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From Simon Kulessa <kule...@flexsecure.de>
Subject Re: HttpAsyncClient resource consumption
Date Fri, 13 Dec 2013 12:29:08 GMT
Hello Oleg,

thanks for your fast reply.

I verified what you said, by running my sample under linux as well.
It seems you are right that this seems to be something windows specific.

 > You can force the pool to have one connection only but I doubt that your
 > problem has anything to do with connection pooling.

If you refer to setMaxTotal(1) on the 
PoolingNHttpClientConnectionManager that I already tried but to no avail.

Two out of those 6 TCP endpoints, are created by just building the 
client. The Threads and the other 4 TCP endpoint are coming from
calling the start method.

I also executed 'Selector selector = Selector.open();'
by myself and could verify that this call indeed seems to open up 2 TCP 
endpoints under Windows 7.

Regards,
Simon Kulessa.

Am 13.12.2013 12:18, schrieb Oleg Kalnichevski:
> On Fri, 2013-12-13 at 11:50 +0100, Simon Kulessa wrote:
>> Hi,
>>
>> when a HttpAsyncClient is created I observe that for each client Java
>> creates 3 Threads (see sample code below) and opens 6 TCP connection
>> endpoints (this I observed by using TCPView from sysinternals) .
>>
>
> Simon,
> By default HttpAsyncClient creates 1+N selectors and the equal number of
> threads (one connector thread and N i/o dispatch threads), where N is
> the number of CPU cores. I do not know how exactly NIO selector are
> implemented in Windows, but HttpAsyncClient does not explicitly open any
> outgoing connections by default and the connection pool is always empty
> on startup. Under Ubuntu Linux I only see one endpoint open by the
> process and that endpoint is actually open by the IDE (Idea Intellij in
> my case). I see no endpoints open by HttpAsyncClient until it actually
> executes a request and establishes an outgoing connection.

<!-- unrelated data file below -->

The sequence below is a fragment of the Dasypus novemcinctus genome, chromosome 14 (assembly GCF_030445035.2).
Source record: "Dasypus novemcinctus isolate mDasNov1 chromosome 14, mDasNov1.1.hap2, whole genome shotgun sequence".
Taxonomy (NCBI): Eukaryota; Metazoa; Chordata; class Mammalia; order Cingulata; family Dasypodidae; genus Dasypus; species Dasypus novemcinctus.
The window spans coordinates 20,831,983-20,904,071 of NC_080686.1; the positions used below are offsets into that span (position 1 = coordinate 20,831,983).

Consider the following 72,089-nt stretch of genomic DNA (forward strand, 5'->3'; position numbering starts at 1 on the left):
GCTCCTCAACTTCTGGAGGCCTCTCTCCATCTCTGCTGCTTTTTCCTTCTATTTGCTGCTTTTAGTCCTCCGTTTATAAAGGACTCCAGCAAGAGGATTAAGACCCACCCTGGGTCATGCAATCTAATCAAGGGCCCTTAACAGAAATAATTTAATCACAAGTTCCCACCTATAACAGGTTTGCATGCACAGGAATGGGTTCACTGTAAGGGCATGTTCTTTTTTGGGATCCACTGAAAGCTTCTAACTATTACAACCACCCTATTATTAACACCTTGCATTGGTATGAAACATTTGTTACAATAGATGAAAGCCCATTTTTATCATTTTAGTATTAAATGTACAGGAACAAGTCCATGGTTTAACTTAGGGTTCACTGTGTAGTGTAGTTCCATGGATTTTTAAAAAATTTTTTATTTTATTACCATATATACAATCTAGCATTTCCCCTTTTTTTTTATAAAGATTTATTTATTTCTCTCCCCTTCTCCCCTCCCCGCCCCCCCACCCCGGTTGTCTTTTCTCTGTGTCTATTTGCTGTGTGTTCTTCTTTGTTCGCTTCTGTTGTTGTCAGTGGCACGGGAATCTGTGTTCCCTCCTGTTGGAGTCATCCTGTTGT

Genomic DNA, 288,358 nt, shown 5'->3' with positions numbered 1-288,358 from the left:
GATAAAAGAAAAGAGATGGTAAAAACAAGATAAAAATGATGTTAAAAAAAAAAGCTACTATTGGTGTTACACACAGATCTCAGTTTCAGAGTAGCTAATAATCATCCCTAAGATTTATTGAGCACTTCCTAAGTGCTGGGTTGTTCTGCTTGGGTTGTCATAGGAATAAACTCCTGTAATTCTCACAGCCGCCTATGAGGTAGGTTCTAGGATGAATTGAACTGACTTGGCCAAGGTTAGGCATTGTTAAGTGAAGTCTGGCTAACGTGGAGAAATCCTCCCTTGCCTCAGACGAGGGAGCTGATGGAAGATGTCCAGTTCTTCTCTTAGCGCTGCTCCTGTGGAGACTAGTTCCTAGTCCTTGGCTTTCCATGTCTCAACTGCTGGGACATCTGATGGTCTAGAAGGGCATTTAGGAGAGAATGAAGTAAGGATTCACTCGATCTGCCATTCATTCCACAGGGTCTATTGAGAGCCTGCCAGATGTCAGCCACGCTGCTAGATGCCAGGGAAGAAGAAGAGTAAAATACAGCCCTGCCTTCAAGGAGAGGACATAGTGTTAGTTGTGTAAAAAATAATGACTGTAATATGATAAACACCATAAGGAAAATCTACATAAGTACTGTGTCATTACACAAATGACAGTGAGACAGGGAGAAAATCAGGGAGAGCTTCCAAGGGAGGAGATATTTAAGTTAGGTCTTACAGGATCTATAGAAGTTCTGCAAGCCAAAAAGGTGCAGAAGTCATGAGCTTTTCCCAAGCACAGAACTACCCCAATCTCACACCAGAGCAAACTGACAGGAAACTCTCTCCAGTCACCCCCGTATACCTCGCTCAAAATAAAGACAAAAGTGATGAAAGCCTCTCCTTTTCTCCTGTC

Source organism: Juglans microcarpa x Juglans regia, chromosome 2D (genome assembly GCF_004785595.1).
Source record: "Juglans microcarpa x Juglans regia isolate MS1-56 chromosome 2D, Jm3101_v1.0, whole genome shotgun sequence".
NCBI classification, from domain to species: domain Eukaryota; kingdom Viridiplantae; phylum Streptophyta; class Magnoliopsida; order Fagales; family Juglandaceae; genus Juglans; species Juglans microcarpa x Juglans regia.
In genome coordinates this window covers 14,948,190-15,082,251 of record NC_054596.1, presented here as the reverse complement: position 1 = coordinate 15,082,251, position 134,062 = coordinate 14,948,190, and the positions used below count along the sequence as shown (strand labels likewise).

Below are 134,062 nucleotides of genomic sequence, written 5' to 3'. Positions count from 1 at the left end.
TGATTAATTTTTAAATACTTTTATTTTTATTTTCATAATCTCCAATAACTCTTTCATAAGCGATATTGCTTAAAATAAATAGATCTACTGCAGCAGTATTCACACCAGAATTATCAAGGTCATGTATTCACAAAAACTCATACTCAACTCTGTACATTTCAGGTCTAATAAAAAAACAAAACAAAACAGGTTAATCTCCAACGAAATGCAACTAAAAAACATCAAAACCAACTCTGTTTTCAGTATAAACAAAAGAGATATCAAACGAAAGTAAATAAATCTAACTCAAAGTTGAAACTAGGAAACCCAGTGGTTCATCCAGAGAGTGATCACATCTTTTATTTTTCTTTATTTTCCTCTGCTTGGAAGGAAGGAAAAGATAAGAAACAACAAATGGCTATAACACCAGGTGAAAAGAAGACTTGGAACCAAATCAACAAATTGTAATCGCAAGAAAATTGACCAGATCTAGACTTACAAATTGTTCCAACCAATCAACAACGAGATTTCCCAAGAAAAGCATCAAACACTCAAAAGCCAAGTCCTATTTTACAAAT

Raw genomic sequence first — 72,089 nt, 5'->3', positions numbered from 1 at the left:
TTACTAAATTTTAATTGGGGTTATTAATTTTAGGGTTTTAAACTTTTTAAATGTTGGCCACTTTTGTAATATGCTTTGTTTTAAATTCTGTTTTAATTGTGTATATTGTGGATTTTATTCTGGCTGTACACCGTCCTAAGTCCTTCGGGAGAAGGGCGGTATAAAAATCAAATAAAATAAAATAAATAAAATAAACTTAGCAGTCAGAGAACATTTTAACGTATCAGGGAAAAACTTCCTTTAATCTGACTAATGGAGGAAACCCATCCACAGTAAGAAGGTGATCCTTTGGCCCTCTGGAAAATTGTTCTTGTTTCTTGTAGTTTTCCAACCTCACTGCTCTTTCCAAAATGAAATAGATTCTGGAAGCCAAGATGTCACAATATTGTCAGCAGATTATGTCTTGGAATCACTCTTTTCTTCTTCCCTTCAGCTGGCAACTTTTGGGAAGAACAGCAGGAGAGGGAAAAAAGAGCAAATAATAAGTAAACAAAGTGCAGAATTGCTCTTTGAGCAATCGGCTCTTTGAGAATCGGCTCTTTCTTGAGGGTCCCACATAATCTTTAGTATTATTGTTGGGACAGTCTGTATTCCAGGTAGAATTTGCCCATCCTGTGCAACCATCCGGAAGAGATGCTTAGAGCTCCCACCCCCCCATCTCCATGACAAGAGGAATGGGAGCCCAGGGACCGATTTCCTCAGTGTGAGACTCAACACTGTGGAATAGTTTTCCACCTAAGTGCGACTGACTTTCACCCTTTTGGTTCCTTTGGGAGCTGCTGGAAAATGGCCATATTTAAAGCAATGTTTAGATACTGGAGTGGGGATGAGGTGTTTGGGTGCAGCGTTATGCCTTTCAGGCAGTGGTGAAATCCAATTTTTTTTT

>
> You can force HttpAsyncClient to use only one I/O dispatch thread, but
> you will still end up with one connector thread and one i/o dispatch
> thread (and two NIO selectors).
>
>
>> These tcp connections seemed to be only used for local communication.
>> If a request is send via the execute method another TCP connection is
>> opened.
>>
>> I tracked those down to be created by the
>> PoolingNHttpClientConnectionManager class. Is there a way to use a
>> HttpAsyncClient without doing any pooling?
>>
>> For my purposes one client should only use 1 tcp connection endpoint
>> (instead of 7).
>>
>
> You can force the pool to have one connection only but I doubt that your
> problem has anything to do with connection pooling.
>
> Oleg
>
>
>> Regards,
>> Simon Kulessa
>>
>> -----------------------------
>> Sample Code:
>>
>> public static CloseableHttpAsyncClient createSimpleClient() {
>>
>> 	CloseableHttpAsyncClient httpclient =
>> 			HttpAsyncClients.custom()
>> 			.build();
>> 	
>> 	return httpclient;
>> }
>>
>> public static void main(String[] args) throws IOException {
>>
>> 	List<CloseableHttpAsyncClient> clients = new
>> ArrayList<CloseableHttpAsyncClient>();
>>
>> 	for (int i = 0; i < 10; i++) {
>> 		System.out.println(i + "\t" + Thread.activeCount());
>> 		
>> 		CloseableHttpAsyncClient client = createSimpleClient();
>> 		client.start();
>> 		clients.add(client);
>> 		
>> 		try {
>> 			Thread.sleep(1000);
>> 		} catch (InterruptedException e) {
>> 			e.printStackTrace();
>> 		}
>> 	}
>> 	
>> 	System.out.println(Thread.activeCount());
>> }
>>

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